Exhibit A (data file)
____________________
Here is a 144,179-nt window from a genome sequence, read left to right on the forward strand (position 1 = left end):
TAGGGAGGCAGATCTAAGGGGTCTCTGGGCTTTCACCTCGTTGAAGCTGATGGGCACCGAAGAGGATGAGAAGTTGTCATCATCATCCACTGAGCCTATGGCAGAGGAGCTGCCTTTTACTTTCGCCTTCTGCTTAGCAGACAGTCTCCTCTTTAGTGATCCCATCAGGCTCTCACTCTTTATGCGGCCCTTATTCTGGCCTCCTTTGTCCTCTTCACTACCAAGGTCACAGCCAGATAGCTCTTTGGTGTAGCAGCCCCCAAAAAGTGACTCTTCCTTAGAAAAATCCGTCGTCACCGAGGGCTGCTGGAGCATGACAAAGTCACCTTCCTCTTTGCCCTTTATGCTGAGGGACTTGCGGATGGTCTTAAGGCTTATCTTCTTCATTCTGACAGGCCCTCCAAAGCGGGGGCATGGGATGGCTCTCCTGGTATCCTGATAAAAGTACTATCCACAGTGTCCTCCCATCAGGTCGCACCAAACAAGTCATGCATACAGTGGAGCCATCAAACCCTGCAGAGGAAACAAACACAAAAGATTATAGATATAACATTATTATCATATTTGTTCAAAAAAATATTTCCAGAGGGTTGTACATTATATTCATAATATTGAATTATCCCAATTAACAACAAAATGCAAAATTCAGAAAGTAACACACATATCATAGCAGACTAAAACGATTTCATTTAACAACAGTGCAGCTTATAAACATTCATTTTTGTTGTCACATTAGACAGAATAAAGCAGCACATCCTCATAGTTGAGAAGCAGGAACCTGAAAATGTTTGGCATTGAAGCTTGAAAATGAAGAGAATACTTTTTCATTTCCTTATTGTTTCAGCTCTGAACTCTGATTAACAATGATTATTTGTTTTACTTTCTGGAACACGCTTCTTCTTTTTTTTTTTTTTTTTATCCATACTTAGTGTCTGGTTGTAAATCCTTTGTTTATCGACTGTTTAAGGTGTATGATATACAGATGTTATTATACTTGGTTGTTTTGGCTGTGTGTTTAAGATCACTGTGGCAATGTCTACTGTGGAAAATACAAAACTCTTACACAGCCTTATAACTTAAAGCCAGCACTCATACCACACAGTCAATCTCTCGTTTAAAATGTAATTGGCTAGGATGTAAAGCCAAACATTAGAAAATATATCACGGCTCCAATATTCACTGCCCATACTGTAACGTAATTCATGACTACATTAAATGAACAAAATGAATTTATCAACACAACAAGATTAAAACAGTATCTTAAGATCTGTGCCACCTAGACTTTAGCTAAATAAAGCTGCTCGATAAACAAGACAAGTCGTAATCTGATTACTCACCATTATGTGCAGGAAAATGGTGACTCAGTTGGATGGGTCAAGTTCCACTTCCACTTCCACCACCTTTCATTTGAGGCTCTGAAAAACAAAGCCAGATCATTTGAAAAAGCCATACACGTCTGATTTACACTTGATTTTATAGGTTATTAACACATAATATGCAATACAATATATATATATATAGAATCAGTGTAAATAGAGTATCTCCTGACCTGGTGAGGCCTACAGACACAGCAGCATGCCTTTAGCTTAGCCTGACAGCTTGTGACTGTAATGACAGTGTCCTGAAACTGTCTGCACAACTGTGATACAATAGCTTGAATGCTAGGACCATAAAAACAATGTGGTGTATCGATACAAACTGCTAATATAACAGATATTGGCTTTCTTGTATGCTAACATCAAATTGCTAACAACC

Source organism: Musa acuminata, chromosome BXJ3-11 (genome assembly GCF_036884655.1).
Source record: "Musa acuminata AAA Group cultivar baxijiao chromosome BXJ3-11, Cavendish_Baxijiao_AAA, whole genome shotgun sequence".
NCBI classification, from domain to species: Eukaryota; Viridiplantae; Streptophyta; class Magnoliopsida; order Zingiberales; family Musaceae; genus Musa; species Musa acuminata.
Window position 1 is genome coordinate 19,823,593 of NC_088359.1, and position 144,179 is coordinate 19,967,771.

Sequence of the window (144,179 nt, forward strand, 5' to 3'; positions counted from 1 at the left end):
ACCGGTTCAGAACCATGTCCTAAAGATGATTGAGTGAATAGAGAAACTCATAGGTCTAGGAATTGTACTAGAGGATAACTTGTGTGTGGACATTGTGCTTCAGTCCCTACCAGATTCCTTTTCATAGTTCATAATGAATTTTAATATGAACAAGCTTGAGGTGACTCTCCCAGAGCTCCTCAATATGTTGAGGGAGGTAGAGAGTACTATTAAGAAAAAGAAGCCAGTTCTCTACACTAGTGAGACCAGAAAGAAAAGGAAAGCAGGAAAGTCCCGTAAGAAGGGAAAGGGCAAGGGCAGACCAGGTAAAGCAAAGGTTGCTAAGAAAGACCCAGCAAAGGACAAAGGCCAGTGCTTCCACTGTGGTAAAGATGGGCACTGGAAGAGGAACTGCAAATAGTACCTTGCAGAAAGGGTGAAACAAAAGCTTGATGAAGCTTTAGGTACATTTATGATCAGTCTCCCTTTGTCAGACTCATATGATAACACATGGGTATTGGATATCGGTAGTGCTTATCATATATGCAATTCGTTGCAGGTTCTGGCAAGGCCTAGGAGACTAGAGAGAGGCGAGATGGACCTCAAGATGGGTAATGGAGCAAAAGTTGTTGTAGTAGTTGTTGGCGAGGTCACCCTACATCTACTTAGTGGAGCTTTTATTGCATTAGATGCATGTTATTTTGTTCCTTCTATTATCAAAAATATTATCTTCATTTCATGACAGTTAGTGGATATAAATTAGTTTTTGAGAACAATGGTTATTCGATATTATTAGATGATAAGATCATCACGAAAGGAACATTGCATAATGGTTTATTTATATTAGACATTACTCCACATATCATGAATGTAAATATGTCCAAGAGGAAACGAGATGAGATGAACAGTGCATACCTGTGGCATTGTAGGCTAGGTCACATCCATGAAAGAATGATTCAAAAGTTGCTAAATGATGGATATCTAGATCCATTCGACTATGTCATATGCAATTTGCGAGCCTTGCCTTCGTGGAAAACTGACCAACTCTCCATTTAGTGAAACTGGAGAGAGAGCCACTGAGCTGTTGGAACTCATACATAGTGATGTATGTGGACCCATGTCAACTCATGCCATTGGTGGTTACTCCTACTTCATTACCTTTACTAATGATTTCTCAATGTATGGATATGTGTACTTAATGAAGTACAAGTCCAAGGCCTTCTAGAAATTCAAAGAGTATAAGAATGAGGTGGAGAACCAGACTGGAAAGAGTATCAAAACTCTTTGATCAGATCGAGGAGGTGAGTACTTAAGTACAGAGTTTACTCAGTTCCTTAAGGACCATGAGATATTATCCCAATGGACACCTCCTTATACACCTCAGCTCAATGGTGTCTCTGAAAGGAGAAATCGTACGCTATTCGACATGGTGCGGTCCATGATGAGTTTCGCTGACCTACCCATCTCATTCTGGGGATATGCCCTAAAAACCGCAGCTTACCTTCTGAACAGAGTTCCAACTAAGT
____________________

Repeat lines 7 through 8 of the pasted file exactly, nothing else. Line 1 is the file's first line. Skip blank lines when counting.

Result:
Sequence of the window (144,179 nt, forward strand, 5' to 3'; positions counted from 1 at the left end):
ACCGGTTCAGAACCATGTCCTAAAGATGATTGAGTGAATAGAGAAACTCATAGGTCTAGGAATTGTACTAGAGGATAACTTGTGTGTGGACATTGTGCTTCAGTCCCTACCAGATTCCTTTTCATAGTTCATAATGAATTTTAATATGAACAAGCTTGAGGTGACTCTCCCAGAGCTCCTCAATATGTTGAGGGAGGTAGAGAGTACTATTAAGAAAAAGAAGCCAGTTCTCTACACTAGTGAGACCAGAAAGAAAAGGAAAGCAGGAAAGTCCCGTAAGAAGGGAAAGGGCAAGGGCAGACCAGGTAAAGCAAAGGTTGCTAAGAAAGACCCAGCAAAGGACAAAGGCCAGTGCTTCCACTGTGGTAAAGATGGGCACTGGAAGAGGAACTGCAAATAGTACCTTGCAGAAAGGGTGAAACAAAAGCTTGATGAAGCTTTAGGTACATTTATGATCAGTCTCCCTTTGTCAGACTCATATGATAACACATGGGTATTGGATATCGGTAGTGCTTATCATATATGCAATTCGTTGCAGGTTCTGGCAAGGCCTAGGAGACTAGAGAGAGGCGAGATGGACCTCAAGATGGGTAATGGAGCAAAAGTTGTTGTAGTAGTTGTTGGCGAGGTCACCCTACATCTACTTAGTGGAGCTTTTATTGCATTAGATGCATGTTATTTTGTTCCTTCTATTATCAAAAATATTATCTTCATTTCATGACAGTTAGTGGATATAAATTAGTTTTTGAGAACAATGGTTATTCGATATTATTAGATGATAAGATCATCACGAAAGGAACATTGCATAATGGTTTATTTATATTAGACATTACTCCACATATCATGAATGTAAATATGTCCAAGAGGAAACGAGATGAGATGAACAGTGCATACCTGTGGCATTGTAGGCTAGGTCACATCCATGAAAGAATGATTCAAAAGTTGCTAAATGATGGATATCTAGATCCATTCGACTATGTCATATGCAATTTGCGAGCCTTGCCTTCGTGGAAAACTGACCAACTCTCCATTTAGTGAAACTGGAGAGAGAGCCACTGAGCTGTTGGAACTCATACATAGTGATGTATGTGGACCCATGTCAACTCATGCCATTGGTGGTTACTCCTACTTCATTACCTTTACTAATGATTTCTCAATGTATGGATATGTGTACTTAATGAAGTACAAGTCCAAGGCCTTCTAGAAATTCAAAGAGTATAAGAATGAGGTGGAGAACCAGACTGGAAAGAGTATCAAAACTCTTTGATCAGATCGAGGAGGTGAGTACTTAAGTACAGAGTTTACTCAGTTCCTTAAGGACCATGAGATATTATCCCAATGGACACCTCCTTATACACCTCAGCTCAATGGTGTCTCTGAAAGGAGAAATCGTACGCTATTCGACATGGTGCGGTCCATGATGAGTTTCGCTGACCTACCCATCTCATTCTGGGGATATGCCCTAAAAACCGCAGCTTACCTTCTGAACAGAGTTCCAACTAAGT